Cats are also known to munch on grass, leaves, shrubs and houseplants to regurgitate whatever is upsetting their stomach.
Some houseplants are harmful to cats. The leaves of the Easter Lily can cause permanent and life-threatening kidney damage to cats. Philodendron are also poisonous to cats. Cat Fancy has a full list of plants harmful to cats.
Some cats have a fondness for catnip. While they generally don't consume it, they will often roll in it, paw at it, and occasionally chew on it. The effect is usually relatively short, lasting for only a few minutes. After two hours or less, susceptible cats gain interest again. Several other species of plants cause this effect, to a lesser degree.
Cats can be fussy eaters. This can happen when the vomeronasal, or Jacobson's, organ becomes sensitized to a specific food, or if the cats are spoiled by their owners, at which point the cat will reject any food that doesn't fit the pattern it is expecting. It is also known for cats to merely become bored with their given food and decide to stop eating until they are tempted into eating again. It is not unknown for them to starve themselves to death doing this; although it is extremely rare for a cat to deliberately starve itself to the point of injury, the sudden loss of weight can cause a fatal condition called hepatic lipidosis, a liver dysfunction which causes pathological loss of appetite. Additionally, cats have been known to develop a fondness for "people food" such as chicken, bread, French fries, pizza, ice cream, tomato soup, carrot juice, olives, mushrooms,and carnitas burritos, as well as cat diet exotica such as corn kernels and diced cantaloupe or cantaloupe skin. Many "people foods" are not good for cats; chocolate, for example, can be fatal due to the presence of theobromine (see theobromine poisoning), although few cats will eat chocolate. Paracetamol, found in many familiar over-the-counter pharmaceutical products such as Tylenol, is extremely toxic to cats. Because they naturally lack enzymes needed to digest it, even minute portions of doses safe for humans can be fatal. Any suspected ingestion warrants immediate veterinary attention.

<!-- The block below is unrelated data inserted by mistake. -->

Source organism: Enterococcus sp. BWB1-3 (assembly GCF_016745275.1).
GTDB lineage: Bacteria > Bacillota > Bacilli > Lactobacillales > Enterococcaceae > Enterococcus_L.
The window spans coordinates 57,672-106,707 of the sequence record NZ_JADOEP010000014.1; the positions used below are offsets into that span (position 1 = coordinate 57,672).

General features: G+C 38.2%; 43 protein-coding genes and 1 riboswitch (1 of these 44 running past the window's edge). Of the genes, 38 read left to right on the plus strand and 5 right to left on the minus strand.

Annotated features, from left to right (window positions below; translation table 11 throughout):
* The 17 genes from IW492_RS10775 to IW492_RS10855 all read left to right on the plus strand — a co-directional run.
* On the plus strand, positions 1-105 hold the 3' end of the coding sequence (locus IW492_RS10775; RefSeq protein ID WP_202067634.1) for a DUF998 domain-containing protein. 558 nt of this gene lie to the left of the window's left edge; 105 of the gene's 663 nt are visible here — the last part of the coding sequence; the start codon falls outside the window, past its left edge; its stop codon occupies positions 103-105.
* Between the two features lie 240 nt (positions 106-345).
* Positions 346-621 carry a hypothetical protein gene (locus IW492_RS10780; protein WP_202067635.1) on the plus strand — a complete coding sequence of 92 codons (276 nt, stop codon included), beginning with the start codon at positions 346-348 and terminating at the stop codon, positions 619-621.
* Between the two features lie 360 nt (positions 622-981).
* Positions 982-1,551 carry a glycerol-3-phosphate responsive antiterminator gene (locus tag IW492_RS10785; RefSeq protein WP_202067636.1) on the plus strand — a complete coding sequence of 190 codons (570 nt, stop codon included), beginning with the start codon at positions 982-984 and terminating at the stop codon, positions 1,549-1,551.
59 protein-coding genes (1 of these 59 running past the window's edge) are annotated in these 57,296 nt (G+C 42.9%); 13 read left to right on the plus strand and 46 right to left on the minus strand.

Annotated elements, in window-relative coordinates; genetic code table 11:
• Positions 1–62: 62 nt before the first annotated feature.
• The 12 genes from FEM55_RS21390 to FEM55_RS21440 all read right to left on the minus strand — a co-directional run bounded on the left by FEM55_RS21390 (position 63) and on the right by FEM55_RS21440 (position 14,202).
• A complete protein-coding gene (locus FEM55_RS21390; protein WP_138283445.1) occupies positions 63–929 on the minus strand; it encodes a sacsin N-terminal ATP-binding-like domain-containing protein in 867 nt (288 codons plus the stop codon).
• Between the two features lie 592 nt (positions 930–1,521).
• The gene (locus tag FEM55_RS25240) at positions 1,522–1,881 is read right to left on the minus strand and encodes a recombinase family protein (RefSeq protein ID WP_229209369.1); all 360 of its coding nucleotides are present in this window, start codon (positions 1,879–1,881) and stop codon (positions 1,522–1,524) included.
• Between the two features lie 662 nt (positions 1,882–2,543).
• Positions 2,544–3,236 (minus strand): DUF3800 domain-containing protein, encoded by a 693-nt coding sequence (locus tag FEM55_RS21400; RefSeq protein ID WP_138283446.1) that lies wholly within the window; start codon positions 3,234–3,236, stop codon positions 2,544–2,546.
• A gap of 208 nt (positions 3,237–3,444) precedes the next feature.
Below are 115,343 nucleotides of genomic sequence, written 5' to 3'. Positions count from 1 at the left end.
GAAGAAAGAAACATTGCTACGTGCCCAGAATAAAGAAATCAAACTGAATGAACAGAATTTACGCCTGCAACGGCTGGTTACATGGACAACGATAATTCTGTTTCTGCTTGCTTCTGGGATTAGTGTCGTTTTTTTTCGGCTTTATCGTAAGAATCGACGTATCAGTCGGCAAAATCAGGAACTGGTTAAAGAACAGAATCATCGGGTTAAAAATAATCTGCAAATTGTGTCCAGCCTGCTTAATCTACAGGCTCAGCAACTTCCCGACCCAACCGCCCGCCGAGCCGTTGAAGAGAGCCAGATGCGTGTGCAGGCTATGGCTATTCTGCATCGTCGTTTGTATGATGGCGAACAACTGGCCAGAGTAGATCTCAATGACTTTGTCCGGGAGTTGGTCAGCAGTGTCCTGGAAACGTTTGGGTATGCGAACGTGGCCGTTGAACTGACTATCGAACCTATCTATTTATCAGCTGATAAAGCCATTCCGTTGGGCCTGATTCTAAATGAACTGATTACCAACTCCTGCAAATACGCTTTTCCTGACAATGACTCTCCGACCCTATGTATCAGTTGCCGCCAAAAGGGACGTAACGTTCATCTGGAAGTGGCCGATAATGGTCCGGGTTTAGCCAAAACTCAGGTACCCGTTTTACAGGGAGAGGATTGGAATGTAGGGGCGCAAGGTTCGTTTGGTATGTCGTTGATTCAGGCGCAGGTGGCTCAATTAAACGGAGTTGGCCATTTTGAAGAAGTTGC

Cats can also develop pica. Pica is a condition where cats chew or eat unusual things such as fabric, plastic or wool. This behavior is mostly harmless as they do not digest most of it, but can be fatal or require surgical removal if a large amount of foreign material is ingested (for example, an entire sock). It tends to occur more often in Siamese, Burmese and breeds with these two in their ancestry.
Domestic cats, especially young kittens, are known for their love of string play. Many cats cannot resist a dangling piece of string, or a piece of rope drawn randomly and enticingly across the floor. This notorious love of string is often depicted in cartoons and photographs, which show kittens or cats playing with balls of yarn. This propensity is probably related to their hunting instinct. If string is ingested, however, it can get caught in the cat’s stomach or intestines, causing illness, or in extreme cases, death. Due to the possible complications of ingesting string, string play is sometimes replaced with a red dot laser pointer. Some people also discourage the use of laser pointers for play with pets, however, because of the fear damage to the sensitive eyes and/or the possible loss of satisfaction associated with the successful capture of an object or of prey.
Because of their small size, domestic cats pose almost no danger to humans—the main hazard is the possibility of infection (e.g. cat scratch disease, or, rarely, rabies) from a cat bite or scratch, although a cat could potentially also inflict severe scratch or puncture damage to the eyes of a human - dogs have been known to have become blinded by cats in fights, with the cat targeting the eyes on purpose and with accuracy rather than at random.
Cats can be destructive to ecosystems in which they are not native and whose species did not have time to adapt to their introduction. In some cases, cats have contributed to or caused extinctions.